By Burnett Munthali
Today’s analysis is an attempt to contrast the former President and the incumbent President of Malawi.
We will now examine the first four years of Mutharika and Chakwera, specifically regarding food security.
Professor Arthur Peter Mutharika
Malawi Food Security Outlook Update Analysis
According to the FEWS NET analysis for December 2018 to May 2019, most southern and some central districts experienced Crisis (IPC Phase 3) acute food insecurity outcomes due to below-average cereal and cash crops from the 2017/18 production season.
Poor households also had below-average incomes as most income-earning opportunities were in agriculture and dependent on rainfall, which had been well below normal.
In some northern and central areas, where poor households were unable to afford many basic non-food needs, Stressed (IPC Phase 2) outcomes existed. The rest of the country was in Minimal (IPC Phase 1).
The start of the 2018/19 rainfall season was characterized by below-average and erratic rainfall, especially in central and southern areas.
This resulted in limited agricultural activities, reducing labor opportunities in this sector.
Forecasts predicted below-average rainfall for the remainder of the season in the southern half of the country, which would result in continued below-average agricultural labor opportunities for poor households who depended on this as an income source to meet their basic non-food and food needs during I lean season.
National maize grain prices followed normal seasonal trends, although they were above the previous year’s prices.
Prices trended slightly above the five-year average.However, some report in southern Malawi already started to report price increases of and grain as the national demand increased during the lean season.
Reverend Lazarus Chakwera
Malawi Food Security Outlook Update Analysis
According to the FEWS NET analysis released in April 2023, food security outcomes will persist through September in most southern Malawi districts due to the impacts of Tropical Cyclone Freddy, which occurred between March 11 and 13, 2023, and subsequent above-average rainfall. The cyclone caused significant damage to infrastructure, loss of life, injury, and displacement of over 659,000 people.
Additionally, more than 200,000 hectares of cropland were destroyed. In contrast, households in central and northern Malawi were/are expected to experience Minimal/None (IPC Phase 1) food security outcomes during the outlook period because they are likely to access adequate food and income from their own-produced agricultural commodities.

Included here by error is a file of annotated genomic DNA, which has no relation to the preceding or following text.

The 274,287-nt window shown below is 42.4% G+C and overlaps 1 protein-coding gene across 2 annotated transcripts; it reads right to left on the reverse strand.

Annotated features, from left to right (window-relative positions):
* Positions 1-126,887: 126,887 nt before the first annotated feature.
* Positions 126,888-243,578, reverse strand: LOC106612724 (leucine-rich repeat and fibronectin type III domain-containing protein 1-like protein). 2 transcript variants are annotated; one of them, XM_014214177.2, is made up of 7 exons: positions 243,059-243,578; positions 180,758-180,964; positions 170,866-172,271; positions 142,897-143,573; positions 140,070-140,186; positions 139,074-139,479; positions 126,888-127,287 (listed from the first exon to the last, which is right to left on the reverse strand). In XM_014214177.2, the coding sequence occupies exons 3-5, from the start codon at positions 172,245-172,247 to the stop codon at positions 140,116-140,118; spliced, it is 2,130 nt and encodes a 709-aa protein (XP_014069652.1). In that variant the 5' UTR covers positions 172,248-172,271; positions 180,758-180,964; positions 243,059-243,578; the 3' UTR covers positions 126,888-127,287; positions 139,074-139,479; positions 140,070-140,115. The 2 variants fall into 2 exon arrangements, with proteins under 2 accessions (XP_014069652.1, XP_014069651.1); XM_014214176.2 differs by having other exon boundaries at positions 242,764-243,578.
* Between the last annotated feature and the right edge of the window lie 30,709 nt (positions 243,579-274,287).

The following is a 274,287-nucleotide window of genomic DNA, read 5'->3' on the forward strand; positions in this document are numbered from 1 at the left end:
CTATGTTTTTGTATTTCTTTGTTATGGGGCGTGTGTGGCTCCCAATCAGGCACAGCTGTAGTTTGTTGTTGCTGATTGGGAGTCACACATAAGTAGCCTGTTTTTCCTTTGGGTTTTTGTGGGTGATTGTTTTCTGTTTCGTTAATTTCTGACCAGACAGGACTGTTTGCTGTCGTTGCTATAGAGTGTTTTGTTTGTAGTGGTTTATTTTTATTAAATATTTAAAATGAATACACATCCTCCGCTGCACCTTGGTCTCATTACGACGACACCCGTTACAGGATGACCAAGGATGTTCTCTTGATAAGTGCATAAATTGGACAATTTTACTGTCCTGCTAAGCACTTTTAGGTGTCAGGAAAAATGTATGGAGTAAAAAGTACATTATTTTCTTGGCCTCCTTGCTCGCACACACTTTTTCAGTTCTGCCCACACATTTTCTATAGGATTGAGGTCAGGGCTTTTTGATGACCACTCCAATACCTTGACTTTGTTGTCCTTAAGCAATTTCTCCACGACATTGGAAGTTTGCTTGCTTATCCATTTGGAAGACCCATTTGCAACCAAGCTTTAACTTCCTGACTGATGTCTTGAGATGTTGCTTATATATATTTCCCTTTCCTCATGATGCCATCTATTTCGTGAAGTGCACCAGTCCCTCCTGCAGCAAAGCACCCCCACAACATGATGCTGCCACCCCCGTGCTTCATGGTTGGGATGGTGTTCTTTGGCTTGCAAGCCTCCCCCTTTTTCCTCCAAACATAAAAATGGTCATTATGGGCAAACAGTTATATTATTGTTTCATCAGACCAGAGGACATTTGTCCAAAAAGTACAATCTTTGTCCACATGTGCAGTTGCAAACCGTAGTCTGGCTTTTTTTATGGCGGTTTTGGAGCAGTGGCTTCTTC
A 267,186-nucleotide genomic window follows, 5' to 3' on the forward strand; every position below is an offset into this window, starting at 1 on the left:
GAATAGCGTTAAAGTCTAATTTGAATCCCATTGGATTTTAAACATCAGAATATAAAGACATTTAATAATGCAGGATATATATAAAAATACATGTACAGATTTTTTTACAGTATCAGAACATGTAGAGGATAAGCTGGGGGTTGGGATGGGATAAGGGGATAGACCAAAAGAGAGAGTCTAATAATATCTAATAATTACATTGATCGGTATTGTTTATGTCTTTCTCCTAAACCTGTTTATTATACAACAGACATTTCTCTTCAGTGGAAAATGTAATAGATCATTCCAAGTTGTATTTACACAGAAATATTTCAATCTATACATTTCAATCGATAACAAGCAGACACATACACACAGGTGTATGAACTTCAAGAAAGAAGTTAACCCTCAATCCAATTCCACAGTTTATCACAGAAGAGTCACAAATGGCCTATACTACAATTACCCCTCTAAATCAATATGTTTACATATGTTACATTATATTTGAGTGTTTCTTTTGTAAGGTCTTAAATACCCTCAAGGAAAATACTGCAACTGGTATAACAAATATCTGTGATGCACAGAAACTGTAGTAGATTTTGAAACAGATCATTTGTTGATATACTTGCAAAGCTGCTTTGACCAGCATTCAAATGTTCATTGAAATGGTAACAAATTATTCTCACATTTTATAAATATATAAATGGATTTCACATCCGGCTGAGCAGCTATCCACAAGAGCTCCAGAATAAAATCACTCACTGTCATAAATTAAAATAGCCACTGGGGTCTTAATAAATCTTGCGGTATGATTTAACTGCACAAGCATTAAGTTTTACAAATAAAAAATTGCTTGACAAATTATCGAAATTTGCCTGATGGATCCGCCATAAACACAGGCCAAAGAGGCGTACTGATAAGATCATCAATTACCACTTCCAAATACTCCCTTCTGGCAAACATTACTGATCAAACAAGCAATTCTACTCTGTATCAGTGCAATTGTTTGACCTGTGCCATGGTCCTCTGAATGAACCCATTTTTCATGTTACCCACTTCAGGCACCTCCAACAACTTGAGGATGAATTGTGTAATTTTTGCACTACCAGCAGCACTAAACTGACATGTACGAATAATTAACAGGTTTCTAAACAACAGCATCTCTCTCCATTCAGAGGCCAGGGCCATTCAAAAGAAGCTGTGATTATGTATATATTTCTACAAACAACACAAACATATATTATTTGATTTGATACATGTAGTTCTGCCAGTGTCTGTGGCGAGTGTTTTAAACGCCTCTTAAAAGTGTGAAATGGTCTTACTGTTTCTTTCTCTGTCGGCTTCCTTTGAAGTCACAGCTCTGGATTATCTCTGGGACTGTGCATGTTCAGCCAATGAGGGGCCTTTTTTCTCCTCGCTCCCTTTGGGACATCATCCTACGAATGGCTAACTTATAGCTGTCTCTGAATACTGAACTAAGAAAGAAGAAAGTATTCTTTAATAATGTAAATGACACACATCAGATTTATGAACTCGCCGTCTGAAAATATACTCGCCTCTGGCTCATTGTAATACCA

The 2022/23 production season in Malawi is below average, particularly for the maize crop, which contributes over 70 percent of the national food requirements.
In conjunction with reduced access to fertilizers, the impacts of Tropical Cyclone Freddy have significantly reduced crop harvests, especially in southern Malawi, the worst cyclone-affected area.
FEWS NET predicted that maize production at the national level will be about 20 to 30 percent below average, which is likely to exacerbate food insecurity in the affected areas.
Malawi’s economic growth has continued to be slow, affecting both the macro- and micro-economy.
Inflation has remained high, with the annual inflation rate standing at 28.8 percent in April 2023, up from 15.7 percent in April 2022.
Despite the start of the tobacco marketing season, Malawi is still facing a foreign currency deficit, which is only enough to cover one month of imports, compared to the minimum threshold of three months.
The worsening economic situation has led to rising costs of goods and food commodities, compounded by low fuel imports, resulting in high fuel prices and periodic nationwide shortages.
The fuel shortages have driven up transportation costs and production costs, putting upward pressure on the prices of food and other goods, likely restricting access to food and income for poor and very poor households.
Throughout the outlook period, food prices have continued to trend higher than the previous year (2022) and the five-year average.
Given below-average carryover stocks from the previous season and anticipated reduced production this season, supplies in markets are below average.
Early reliance on market purchases by households that produced nothing or had all their crops washed away by flooding has increased demand, thereby putting upward pressure on prices.
FEWS NET price projections indicate that maize prices will range from 500 MWK to 1,100 MWK per kilogram from May to September 2023, which is more than double or three times higher than prices at the same time last year and the five-year average.
These high prices will significantly impact household food access and consumption, particularly for poor and very poor households.
In 2018, national maize grain prices followed normal seasonal trends, although they were above the previous year’s prices. Prices trended slightly above the five-year average.
From May to September 2023, FEWS NET price projections indicate that maize prices will range from 500 MWK to 1,100 MWK per kilogram, which is more than double or three times higher than prices at the same time last year and the five-year average.
However, the price of a 50kg bag of maize in some parts of Lilongwe is already costing MWK 30,000, up from MWK 5,000 in 2019.
We can clearly see that things are not stable and not getting any better.